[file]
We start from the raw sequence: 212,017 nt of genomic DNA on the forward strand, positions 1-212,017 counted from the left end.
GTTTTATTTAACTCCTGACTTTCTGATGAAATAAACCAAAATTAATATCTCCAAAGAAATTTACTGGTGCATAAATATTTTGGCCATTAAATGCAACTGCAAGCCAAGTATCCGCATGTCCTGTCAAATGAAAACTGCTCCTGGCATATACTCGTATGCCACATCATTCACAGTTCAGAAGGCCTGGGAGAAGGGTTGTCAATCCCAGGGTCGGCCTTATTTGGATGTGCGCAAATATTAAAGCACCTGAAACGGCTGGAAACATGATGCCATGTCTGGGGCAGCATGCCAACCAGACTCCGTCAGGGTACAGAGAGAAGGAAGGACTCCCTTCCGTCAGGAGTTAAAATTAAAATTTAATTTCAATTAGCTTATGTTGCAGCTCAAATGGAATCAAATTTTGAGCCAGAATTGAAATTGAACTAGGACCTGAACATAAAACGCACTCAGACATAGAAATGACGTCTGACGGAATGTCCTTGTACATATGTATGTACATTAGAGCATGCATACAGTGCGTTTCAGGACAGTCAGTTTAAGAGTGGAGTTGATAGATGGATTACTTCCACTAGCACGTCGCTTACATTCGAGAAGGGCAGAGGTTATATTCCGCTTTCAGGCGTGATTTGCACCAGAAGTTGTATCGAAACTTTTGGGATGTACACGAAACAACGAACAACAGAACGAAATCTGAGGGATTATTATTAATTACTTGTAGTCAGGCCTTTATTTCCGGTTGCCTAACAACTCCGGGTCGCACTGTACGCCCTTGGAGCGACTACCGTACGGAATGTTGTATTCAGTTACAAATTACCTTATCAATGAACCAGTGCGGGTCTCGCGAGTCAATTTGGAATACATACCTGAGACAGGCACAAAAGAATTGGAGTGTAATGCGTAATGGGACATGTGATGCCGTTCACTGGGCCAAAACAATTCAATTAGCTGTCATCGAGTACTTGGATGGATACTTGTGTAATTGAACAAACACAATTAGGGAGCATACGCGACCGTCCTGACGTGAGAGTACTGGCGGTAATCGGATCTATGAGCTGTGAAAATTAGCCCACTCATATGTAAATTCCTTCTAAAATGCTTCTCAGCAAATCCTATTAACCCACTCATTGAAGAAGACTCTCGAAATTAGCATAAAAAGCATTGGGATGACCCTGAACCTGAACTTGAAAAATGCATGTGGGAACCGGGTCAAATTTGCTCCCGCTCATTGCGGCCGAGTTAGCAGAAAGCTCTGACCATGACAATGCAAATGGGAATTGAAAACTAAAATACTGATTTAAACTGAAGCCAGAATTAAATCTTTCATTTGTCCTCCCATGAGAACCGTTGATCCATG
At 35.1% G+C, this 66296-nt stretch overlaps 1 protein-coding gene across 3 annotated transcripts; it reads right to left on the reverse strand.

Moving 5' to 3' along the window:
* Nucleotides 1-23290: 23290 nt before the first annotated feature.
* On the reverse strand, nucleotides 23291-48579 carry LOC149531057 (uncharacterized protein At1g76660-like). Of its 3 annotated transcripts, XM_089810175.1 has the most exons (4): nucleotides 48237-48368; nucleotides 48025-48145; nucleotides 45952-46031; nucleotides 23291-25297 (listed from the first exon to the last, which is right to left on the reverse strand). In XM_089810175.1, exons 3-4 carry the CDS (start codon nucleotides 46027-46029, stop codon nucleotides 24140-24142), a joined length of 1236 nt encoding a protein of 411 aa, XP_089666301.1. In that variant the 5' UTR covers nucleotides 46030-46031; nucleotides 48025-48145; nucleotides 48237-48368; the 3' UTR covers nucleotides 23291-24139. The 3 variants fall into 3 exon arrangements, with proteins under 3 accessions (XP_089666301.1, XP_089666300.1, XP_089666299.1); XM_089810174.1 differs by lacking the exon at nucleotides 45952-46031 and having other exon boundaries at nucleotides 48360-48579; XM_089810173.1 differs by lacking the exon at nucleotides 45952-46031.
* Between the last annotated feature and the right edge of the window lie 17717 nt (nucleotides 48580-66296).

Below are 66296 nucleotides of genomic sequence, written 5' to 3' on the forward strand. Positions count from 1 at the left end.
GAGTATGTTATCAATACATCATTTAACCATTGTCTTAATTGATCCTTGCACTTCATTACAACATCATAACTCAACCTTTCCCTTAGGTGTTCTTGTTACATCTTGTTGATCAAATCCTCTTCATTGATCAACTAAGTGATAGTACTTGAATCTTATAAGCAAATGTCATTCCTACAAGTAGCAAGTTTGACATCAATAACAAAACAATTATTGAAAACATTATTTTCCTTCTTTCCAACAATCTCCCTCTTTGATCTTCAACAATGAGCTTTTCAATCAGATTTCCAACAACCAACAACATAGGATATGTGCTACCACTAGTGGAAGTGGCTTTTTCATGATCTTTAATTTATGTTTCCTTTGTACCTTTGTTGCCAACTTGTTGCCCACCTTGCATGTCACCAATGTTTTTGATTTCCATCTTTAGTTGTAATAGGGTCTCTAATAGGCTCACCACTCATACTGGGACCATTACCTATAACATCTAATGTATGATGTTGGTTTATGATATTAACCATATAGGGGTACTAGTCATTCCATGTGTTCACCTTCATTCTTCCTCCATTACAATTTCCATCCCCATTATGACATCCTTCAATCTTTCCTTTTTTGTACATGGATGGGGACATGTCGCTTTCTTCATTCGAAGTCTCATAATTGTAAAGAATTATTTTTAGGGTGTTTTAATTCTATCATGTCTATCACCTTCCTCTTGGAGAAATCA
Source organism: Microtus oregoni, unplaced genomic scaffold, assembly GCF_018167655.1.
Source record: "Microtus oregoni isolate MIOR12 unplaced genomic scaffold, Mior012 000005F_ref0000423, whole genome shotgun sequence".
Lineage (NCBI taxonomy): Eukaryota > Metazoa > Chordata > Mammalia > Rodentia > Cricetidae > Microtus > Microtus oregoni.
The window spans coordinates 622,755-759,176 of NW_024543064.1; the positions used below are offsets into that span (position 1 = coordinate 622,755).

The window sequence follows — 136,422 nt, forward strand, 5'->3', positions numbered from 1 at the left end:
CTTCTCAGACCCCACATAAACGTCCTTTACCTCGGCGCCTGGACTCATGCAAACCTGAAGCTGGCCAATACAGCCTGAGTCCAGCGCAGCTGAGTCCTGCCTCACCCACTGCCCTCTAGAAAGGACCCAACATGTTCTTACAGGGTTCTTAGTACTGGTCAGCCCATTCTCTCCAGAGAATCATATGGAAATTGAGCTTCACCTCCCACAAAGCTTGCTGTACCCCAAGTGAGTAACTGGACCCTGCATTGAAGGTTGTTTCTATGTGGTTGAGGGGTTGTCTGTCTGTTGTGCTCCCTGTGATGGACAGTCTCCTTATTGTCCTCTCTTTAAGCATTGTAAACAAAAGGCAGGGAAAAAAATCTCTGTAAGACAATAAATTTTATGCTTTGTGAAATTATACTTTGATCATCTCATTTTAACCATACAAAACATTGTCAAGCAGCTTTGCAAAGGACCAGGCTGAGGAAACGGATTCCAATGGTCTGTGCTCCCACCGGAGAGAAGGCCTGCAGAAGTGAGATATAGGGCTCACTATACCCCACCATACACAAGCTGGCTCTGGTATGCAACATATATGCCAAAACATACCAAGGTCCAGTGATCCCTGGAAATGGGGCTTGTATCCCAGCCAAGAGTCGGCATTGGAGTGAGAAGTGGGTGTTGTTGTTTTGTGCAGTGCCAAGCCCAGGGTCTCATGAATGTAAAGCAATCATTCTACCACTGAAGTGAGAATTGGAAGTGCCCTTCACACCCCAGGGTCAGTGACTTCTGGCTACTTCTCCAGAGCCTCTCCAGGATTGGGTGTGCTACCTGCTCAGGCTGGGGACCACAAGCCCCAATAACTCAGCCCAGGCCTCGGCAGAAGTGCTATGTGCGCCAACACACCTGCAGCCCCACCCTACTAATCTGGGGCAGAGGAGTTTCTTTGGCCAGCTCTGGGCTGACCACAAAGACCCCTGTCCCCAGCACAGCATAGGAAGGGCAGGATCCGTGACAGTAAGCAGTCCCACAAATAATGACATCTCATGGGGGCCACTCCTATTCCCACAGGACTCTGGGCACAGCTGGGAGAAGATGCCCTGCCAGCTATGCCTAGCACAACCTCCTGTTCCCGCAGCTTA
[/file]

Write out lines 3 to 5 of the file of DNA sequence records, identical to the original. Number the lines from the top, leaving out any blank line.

At 35.1% G+C, this 66296-nt stretch overlaps 1 protein-coding gene across 3 annotated transcripts; it reads right to left on the reverse strand.

Moving 5' to 3' along the window:
* Nucleotides 1-23290: 23290 nt before the first annotated feature.